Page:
Rupununi Ranchers’ Rodeo: Then and Now

Written by on May 7, 2024

The Rupununi Rodeo is a cultural highlight on Guyana’s calendar of events. With a rich history dating back to the early 1950s, the Rodeo has evolved over the years. The Rupununi Rodeo began as a simple recreational gathering near the airstrip in Tabatinga. As the famous Rodeo King Bob Barker recounted, before bull-riding became a fixture of the event, there was an equally thrilling activity where the men would affix a saddle onto a drum, attach the drum to four sticks, and then pull the sticks so that the saddle on the drum would move vigorously, as a raging bull would.

Bob Barker, Famous Rodeo King

During the 1960s, the ranchers came together once a year to round up their cattle and separate their personal herd from other ranch herds. They started out at Charlie Melville’s Impreza Ranch just south of the Kanuku Mountains, moved across the central and northern
Rupununi ranches and culminated in a grand round-up at Pirara Ranch, owned by the Hart Family. Over time, a friendly competition ensued and the Rupununi Rodeo started to take shape. Additionally, a system of self-help emerged and this was vital in funding the development of the rodeo. Soon a chute was constructed and cowboys and ranchers from across the Rupununi and neighbouring Brazil gathered to participate in bull riding and bareback and saddle bronco.

By the late 1960s, the rodeo had moved to the Stock Farm in St. Ignatius. By this time, it had become an organised event. Ranchers and vaqueros flocked the event to compete for the title of Rodeo King or Queen. Some famous Rodeo Kings include Bob Barker, Paul Atkinson and Sherman Rodrigues. Drewan Lee, Indrani Moses and Cynthi Fredericks are some of the most notable Rodeo Queens. Although the rodeo had gained considerable popularity by this time, sponsorship was still very minimal. Hence, the organisers of the event, particularly members of the Rupununi Livestock Producers Association (RLPA), held fundraisers to acquire money to cover the prizes and other expenses.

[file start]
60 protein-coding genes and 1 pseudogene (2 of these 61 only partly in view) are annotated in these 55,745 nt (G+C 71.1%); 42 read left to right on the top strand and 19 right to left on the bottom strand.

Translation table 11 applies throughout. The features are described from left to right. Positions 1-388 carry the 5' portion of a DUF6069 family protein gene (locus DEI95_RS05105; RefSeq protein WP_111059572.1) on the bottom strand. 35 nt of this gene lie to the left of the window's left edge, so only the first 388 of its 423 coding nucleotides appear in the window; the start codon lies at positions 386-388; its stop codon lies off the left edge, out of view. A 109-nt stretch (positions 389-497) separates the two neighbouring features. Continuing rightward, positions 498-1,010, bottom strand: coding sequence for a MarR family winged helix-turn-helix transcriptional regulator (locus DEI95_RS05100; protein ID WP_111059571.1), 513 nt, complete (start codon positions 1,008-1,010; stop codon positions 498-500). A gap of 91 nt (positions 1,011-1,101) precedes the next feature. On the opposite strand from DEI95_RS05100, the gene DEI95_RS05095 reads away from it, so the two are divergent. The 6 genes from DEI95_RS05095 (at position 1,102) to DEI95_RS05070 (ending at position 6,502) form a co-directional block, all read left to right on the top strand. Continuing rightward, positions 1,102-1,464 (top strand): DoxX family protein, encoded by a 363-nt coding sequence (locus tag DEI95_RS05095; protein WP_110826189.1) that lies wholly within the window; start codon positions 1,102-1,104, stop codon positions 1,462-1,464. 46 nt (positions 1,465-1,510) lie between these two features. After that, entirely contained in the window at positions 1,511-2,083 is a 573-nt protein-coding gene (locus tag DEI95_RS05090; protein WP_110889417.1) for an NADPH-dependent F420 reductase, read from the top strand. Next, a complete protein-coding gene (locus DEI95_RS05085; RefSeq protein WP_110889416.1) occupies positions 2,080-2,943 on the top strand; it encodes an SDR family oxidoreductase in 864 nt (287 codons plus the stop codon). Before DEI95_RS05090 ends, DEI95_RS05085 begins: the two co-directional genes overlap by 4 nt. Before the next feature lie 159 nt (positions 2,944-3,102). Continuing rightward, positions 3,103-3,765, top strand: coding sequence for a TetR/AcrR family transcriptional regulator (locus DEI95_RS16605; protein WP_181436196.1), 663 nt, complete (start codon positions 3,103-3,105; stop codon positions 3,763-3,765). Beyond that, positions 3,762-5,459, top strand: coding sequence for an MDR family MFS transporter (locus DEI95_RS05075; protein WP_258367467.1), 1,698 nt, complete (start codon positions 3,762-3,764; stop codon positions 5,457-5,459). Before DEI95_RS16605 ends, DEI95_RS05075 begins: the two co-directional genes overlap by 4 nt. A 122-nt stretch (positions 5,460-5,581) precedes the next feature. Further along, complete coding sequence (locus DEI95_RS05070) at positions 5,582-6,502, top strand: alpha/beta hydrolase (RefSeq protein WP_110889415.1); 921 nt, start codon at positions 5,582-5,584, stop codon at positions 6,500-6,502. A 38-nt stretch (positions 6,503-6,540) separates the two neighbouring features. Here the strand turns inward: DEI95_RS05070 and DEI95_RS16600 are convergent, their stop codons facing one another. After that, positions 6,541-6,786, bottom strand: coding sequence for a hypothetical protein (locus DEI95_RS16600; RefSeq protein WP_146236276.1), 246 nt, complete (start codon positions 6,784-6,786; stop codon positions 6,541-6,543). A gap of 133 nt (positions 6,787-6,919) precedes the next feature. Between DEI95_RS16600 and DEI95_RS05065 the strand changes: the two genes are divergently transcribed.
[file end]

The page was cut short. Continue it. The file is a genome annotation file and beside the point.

Triple R Rodeo Ground

The Rupununi Rancher’s Rodeo (RRR) Ground in Tabatinga became the home of the rodeo in the mid to late 1980s. The organisers continued their fundraising efforts to build a rough structure for the arena as well as basic holding pens. The rodeo continued to grow in popularity and eventually gained national attention. Even more Brazilians flocked to the event, but most notably, more Guyanese from all over the country started to attend. By the 90s into the 2000s, the Rupununi Rodeo was booming! Consequently, the event required more structure and much more financial support. In response, the RLPA and the Rodeo Committee sought official sponsorship.

Over the years, the Rupununi Rodeo has seen tremendous growth. The event now boasts attendees from across South and Central America, the USA and England. It is a major source of revenue for the region and by extension, the country. Minister of Tourism, Industry and Commerce Hon. Oneidge Walrond, described the Rupununi Rodeo as the “bedrock of Guyana’s tourism product”. It contributes to our green economy while helping to preserve the culture and traditions of the Rupununi.

Minister of Tourism, Industry and Commerce Hon. Oneidge Walrond hopped on the Community Train to chat about the Rupununi Rodeo and its contribution to Tourism in Guyana: https://www.youtube.com/watch?v=0PJuULucz8w&t=44s

This year, EdYouFM was able to participate in the rodeo activities. Our booth achieved its primary goal of sensitising patrons about EdPal, our free mobile app. EdPal is an easy-to-use study tool which has content across all grade levels and subject areas. We also made a significant contribution to the Miss Rupununi Rodeo Pageant. Like most pageants, The Rupununi Rodeo Pageant was an extravagant display of poise and elegance. However, it also engaged the delegates, who came from communities across Region 9, in activities such as horseback riding and whip cracking, which aim to promote authentic Indigenous Rupununi culture.

While in Lethem, the Community Train crew were able to catch up with Rancher Kayla Defreitas and learn more about ranch life and the history of the Rupununi Rodeo: https://youtu.be/rwOnxjtiovw?si=1o0b0i6vLk_4Gp5g

Story by Carlene Samuel


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